HOBOKEN, N.J. Black Friday was the big day for major retailers, but Saturday is all about the mom-and-pop stores.
As CBS Station WCBS reports, the day known as Small Business Saturday has special meaning for those trying to make it back from superstorm Sandy.
The storm put many people out of business in the New York-New Jersey area, but some are hoping that sales on Saturday will give them the boost they so desperately need.
The warmth and familiarity of a neighborhood mom and pop store is an undeniable part of most communities, but weeks after Sandy hit, small businesses have continued to suffer, reports WCBS' Amy Dardashtian.
"We want to stay in business," said Babylon, L.I., gift shop owner Pat Turner. "I've been here 32 years."
Marshal Cohen, an analyst with the NDP Group of Port Washington, said it will take a month or more for local retailers to catch up from business lost in the aftermath of the storm.
Small Business Saturday is an annual nationwide effort to support small businesses. Local shops will be highlighted all day Saturday.
Sheila Dallara of Hoboken can buy toys elsewhere, but she said she'll only do it in her town, where her bucks help buy a bounce back.
"It's so important to support local businesses and help bring them back," Dallara told WCBS' Dave Carlin.
When Sandy zapped the store's power, Big Fun Toys on Washington Street lost more than just a week of business. "We really are going to be relying on this holiday season to catch up with the effects of Sandy," said Big Fun Toys manager Kathleen Childs.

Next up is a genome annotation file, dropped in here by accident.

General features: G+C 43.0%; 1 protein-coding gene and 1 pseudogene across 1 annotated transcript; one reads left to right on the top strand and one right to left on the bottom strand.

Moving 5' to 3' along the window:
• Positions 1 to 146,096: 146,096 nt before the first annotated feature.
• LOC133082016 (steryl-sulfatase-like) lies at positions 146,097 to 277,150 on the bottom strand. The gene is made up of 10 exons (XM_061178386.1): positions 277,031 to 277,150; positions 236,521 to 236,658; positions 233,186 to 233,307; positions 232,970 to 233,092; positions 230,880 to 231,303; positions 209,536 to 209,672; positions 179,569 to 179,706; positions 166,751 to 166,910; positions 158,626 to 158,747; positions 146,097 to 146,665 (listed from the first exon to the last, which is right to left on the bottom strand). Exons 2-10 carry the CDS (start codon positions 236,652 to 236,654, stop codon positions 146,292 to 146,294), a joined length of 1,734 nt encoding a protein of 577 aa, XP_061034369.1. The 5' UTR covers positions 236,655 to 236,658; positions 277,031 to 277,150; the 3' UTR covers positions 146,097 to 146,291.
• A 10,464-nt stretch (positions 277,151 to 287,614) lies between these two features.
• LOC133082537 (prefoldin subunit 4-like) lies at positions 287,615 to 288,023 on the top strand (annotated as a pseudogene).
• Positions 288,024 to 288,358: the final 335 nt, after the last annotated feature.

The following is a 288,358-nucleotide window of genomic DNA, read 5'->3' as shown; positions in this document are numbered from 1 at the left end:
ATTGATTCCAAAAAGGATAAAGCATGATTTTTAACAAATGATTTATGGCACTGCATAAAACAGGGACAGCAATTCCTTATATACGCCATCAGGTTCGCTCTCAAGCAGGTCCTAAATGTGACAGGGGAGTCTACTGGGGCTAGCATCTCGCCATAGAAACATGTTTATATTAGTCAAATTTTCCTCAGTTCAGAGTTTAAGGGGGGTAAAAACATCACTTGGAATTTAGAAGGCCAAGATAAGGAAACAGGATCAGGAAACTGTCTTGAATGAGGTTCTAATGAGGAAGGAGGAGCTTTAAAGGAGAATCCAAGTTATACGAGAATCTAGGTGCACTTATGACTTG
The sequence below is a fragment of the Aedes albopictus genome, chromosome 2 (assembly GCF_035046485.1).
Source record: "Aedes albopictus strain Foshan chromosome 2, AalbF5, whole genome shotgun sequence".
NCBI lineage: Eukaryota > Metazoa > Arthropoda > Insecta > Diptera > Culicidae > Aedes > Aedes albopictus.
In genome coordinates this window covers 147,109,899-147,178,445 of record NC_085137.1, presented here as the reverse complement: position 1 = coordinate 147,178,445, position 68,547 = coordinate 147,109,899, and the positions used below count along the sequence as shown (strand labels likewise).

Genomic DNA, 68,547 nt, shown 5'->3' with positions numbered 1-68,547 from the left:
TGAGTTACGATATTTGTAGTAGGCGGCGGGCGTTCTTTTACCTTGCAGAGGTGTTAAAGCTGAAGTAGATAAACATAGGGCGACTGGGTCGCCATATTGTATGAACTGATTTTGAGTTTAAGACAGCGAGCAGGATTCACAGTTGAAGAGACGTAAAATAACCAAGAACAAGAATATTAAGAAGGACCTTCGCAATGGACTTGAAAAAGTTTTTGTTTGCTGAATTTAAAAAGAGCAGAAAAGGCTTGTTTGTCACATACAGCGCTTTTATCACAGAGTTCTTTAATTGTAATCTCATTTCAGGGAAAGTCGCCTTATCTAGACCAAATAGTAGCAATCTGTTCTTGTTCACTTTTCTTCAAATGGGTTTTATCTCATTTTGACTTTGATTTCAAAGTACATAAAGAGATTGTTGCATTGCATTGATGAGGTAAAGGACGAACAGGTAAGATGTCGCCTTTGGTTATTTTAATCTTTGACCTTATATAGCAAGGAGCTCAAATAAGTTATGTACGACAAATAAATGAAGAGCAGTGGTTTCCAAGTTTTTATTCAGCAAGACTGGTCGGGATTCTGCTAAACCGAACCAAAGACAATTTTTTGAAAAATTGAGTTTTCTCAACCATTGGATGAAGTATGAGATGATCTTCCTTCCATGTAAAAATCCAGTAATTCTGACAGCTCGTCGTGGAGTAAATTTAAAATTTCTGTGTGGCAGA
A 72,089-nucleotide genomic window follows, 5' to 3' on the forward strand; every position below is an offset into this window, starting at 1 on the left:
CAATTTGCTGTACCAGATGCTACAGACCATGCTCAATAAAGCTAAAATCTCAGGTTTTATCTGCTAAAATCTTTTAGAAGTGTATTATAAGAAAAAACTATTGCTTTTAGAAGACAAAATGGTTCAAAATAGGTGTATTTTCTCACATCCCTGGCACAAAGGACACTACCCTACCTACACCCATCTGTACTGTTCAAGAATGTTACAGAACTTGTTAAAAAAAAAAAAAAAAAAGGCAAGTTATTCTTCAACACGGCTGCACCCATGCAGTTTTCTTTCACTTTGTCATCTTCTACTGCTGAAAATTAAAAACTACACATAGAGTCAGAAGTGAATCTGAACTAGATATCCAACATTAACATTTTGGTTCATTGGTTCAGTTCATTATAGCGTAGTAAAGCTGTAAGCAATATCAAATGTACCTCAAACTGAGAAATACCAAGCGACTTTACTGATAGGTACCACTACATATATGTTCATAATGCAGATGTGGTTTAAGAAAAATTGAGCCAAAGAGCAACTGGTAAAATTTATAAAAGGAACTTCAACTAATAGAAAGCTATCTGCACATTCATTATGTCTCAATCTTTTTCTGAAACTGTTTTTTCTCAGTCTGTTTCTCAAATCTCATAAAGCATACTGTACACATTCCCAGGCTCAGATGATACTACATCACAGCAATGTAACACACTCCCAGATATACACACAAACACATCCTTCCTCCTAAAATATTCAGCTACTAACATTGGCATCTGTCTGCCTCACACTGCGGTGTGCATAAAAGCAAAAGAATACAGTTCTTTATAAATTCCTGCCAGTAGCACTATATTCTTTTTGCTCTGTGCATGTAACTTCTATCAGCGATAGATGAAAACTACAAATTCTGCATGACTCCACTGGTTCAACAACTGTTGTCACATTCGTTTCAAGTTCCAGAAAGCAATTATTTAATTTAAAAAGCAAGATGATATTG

In Long Beach, Nassau County, small business owners such as Cuban Crocodile Restaurant operator Marini Wolfe are dealing with damage to their businesses and their homes.
"You don't know which to go for first - your home, your business - but they're both equally important," Wolfe said.
During Sandy, Marini's restaurant was filled with flood water, and the boiler and water heater were destroyed.
The State of New York is offering emergency low-interest loans to help get small businesses back on their feet, but business owners say they also need the local foot traffic.
"We're open, but you know, these people don't really, you know, have the money, the time, or whatever," said Kevin Donald, owner of Go Green Dry Cleaning in Long Beach. "They're just trying to survive, and we're trying to survive, too."
Small retailers emphasized that supporting local businesses means supporting the whole community.
"When you're supporting local businesses you support people who live, the people who work here, live here, and it's a good, efficient way of supporting the town you live in," Childs added.